– OK this isn’t so much a Cleveland thing but a problem with hotels all across America. Dear hotel managers: We don’t need or want those gigantic, 14-pound pillows you have now decided every hotel must have. Nobody can sleep on those! I’m a simple man with simple needs, is it so hard to just give me a nice, small, rectangular pillow that I can rest my weary head upon? At least if you insist on giving us ones that weigh more than my children, give us at least one normal-sized one to substitute out.

I swear it’s like every hotel decided to give us these impossible pillows, and it makes me annoyed. OK, end of rant. Loved Cleveland.

** Next up today, Hurricane Florence is absolutely no laughing matter; the death and destruction it caused in the Carolinas is awful.

But I did get a pretty good chuckle out of this video of a Weather Channel anchor trying really, really hard to tel you how windy and dangerous conditions are… while 2 dudes in the background just walk by like everything’s fine.

You, sir, deserve an Oscar for that performance.

**Finally today, some thoughts on the NFL Sunday that was, including a totally predictable stinker by my New York Jets, a dominating performance by the Jags over the Patriots, and oh, those kickers…

–First, of course, we start with the Jets. The hype over their Monday night win should properly fade away now, and the realization that Sam Darnold is still a rookie and not quite ready for the Hall of Fame should set in.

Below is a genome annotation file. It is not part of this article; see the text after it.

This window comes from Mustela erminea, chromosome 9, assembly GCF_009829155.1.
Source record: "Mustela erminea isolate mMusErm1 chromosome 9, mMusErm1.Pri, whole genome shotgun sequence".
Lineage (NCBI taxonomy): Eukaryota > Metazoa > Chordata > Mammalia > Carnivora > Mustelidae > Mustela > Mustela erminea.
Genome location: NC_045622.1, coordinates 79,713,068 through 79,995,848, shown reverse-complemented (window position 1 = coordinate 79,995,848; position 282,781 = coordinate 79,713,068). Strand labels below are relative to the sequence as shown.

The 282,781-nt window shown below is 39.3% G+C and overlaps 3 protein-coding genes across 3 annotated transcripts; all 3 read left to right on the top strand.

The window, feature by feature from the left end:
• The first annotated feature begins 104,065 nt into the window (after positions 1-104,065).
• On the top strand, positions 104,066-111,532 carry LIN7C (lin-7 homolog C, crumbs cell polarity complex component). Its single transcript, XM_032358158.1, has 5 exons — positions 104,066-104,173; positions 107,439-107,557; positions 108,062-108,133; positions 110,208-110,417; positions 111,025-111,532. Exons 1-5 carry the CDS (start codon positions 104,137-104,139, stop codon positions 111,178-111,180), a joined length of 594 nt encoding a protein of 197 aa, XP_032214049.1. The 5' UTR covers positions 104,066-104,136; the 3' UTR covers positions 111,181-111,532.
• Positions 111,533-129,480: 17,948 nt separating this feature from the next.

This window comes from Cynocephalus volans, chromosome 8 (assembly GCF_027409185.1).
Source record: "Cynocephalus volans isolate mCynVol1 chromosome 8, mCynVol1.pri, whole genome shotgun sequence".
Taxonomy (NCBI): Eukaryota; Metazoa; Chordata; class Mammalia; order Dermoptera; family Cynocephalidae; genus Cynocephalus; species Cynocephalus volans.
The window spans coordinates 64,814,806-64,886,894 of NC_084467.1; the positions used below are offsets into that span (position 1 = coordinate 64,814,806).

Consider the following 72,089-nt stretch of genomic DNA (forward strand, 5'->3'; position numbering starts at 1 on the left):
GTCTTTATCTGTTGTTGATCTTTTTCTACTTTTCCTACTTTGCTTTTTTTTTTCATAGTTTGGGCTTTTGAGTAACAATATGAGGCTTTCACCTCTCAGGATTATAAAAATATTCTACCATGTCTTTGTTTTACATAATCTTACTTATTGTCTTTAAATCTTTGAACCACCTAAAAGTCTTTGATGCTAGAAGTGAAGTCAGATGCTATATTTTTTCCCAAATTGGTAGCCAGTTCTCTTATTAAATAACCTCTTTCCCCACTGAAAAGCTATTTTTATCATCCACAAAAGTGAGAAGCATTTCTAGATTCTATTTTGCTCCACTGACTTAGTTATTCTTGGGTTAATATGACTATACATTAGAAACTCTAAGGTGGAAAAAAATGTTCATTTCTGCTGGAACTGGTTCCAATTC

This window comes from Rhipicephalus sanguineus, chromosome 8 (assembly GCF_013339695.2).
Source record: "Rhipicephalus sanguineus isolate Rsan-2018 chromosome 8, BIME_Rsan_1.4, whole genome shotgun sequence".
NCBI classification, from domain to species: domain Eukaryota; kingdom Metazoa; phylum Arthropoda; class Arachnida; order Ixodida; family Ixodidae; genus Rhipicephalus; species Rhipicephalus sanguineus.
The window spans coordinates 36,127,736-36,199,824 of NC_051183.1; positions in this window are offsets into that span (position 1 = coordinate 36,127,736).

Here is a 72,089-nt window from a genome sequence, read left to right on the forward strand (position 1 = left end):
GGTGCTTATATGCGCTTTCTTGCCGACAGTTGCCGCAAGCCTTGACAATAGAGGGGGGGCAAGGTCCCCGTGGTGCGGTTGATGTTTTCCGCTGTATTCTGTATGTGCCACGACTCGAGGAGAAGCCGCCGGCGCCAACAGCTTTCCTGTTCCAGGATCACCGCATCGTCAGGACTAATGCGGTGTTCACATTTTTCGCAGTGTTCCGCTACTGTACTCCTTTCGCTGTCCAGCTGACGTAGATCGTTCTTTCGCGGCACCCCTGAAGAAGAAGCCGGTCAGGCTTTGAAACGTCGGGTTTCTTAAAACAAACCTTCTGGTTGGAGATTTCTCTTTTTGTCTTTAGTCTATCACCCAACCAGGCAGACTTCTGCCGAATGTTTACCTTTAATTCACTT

The Jets played abominably Sunday, making turnovers, missing tackles, managing the clock like Herm Edwards was still coaching the team… and still had a shot to beat the Dolphins.

The kid, Darnold, still has exciting potential; he’s definitely going to be exciting to watch this year. But until they get a better running game going, and cover receivers better, they’re not going anywhere this year. Which is what we expected.

— How good are the Jaguars? I don’t know, but they whipped up on the Patriots Sunday, 31-20. I still can’t believe Blake Bortles can win a Super Bowl, but he’s looking damn good.

— Kansas City’s Pat Mahomes has 10 touchdown passes in his first two NFL starts this year. I’m no expert, but I think that’s good.

— Kickers. Kickers, damn kickers. Two of ’em cost their teams wins this week. The Browns, God bless ’em, led almost the whole game and looked poised to finally, finally win a game for the first time in two years. But their kicker, Zane Gonzalez, missed two extra points (including one that would’ve given them the lead in the final minutes) and two field goals, so of course the Browns lost.
Then in Green Bay, Vikings kicker Matt Carlson (above) missed two field goals in overtime, and for the second straight week we had a tie in the NFL, 29-29 (I think as many suggested Sunday night, the NFL ought to go to shootouts in OT to prevent ties. Or play 3-on-3.)

If either of those kickers has a job Monday night, I’ll be stunned.

— Somehow it got worse for the Bills Sunday. Not only did they get crushed again, but one of their players, defensive back Vontae Davis, retired. At halftime. During the game! Truly an unbelievable story, but check out the details here.

Poor, poor Buffalo.

— Finally, like I said I was in Cleveland Sunday and watched football at a sports bar downtown. So many Browns fans were so pumped up at every little good thing that happened for Cleveland, that it was alternately heartwarming and sad to see how little it took to make them happy.